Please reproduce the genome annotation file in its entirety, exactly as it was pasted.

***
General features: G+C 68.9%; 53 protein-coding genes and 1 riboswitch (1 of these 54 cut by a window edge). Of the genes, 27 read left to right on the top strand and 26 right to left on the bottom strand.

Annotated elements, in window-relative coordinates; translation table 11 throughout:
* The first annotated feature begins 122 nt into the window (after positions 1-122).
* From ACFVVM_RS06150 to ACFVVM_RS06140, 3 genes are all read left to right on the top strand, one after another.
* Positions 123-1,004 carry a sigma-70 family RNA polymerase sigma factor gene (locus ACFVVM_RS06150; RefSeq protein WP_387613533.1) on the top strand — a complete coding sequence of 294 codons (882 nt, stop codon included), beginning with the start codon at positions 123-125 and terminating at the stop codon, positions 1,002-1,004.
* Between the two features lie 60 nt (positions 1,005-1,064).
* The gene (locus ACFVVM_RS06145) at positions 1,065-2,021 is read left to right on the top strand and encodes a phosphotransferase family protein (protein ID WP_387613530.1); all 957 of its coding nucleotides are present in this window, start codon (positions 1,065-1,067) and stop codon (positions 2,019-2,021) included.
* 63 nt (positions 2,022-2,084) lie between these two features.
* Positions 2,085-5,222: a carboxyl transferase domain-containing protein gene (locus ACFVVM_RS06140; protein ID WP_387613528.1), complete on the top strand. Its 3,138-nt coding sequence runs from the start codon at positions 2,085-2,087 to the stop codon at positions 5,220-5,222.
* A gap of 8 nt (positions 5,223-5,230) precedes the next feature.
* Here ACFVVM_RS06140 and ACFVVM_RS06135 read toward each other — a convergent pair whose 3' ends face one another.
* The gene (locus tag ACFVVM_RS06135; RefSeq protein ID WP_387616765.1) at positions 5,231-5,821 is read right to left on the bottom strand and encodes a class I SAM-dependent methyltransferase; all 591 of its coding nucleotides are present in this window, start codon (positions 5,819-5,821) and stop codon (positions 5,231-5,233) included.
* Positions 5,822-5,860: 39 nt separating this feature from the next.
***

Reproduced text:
General features: G+C 68.9%; 53 protein-coding genes and 1 riboswitch (1 of these 54 cut by a window edge). Of the genes, 27 read left to right on the top strand and 26 right to left on the bottom strand.

Annotated elements, in window-relative coordinates; translation table 11 throughout:
* The first annotated feature begins 122 nt into the window (after positions 1-122).
* From ACFVVM_RS06150 to ACFVVM_RS06140, 3 genes are all read left to right on the top strand, one after another.
* Positions 123-1,004 carry a sigma-70 family RNA polymerase sigma factor gene (locus ACFVVM_RS06150; RefSeq protein WP_387613533.1) on the top strand — a complete coding sequence of 294 codons (882 nt, stop codon included), beginning with the start codon at positions 123-125 and terminating at the stop codon, positions 1,002-1,004.
* Between the two features lie 60 nt (positions 1,005-1,064).
* The gene (locus ACFVVM_RS06145) at positions 1,065-2,021 is read left to right on the top strand and encodes a phosphotransferase family protein (protein ID WP_387613530.1); all 957 of its coding nucleotides are present in this window, start codon (positions 1,065-1,067) and stop codon (positions 2,019-2,021) included.
* 63 nt (positions 2,022-2,084) lie between these two features.
* Positions 2,085-5,222: a carboxyl transferase domain-containing protein gene (locus ACFVVM_RS06140; protein ID WP_387613528.1), complete on the top strand. Its 3,138-nt coding sequence runs from the start codon at positions 2,085-2,087 to the stop codon at positions 5,220-5,222.
* A gap of 8 nt (positions 5,223-5,230) precedes the next feature.
* Here ACFVVM_RS06140 and ACFVVM_RS06135 read toward each other — a convergent pair whose 3' ends face one another.
* The gene (locus tag ACFVVM_RS06135; RefSeq protein ID WP_387616765.1) at positions 5,231-5,821 is read right to left on the bottom strand and encodes a class I SAM-dependent methyltransferase; all 591 of its coding nucleotides are present in this window, start codon (positions 5,819-5,821) and stop codon (positions 5,231-5,233) included.
* Positions 5,822-5,860: 39 nt separating this feature from the next.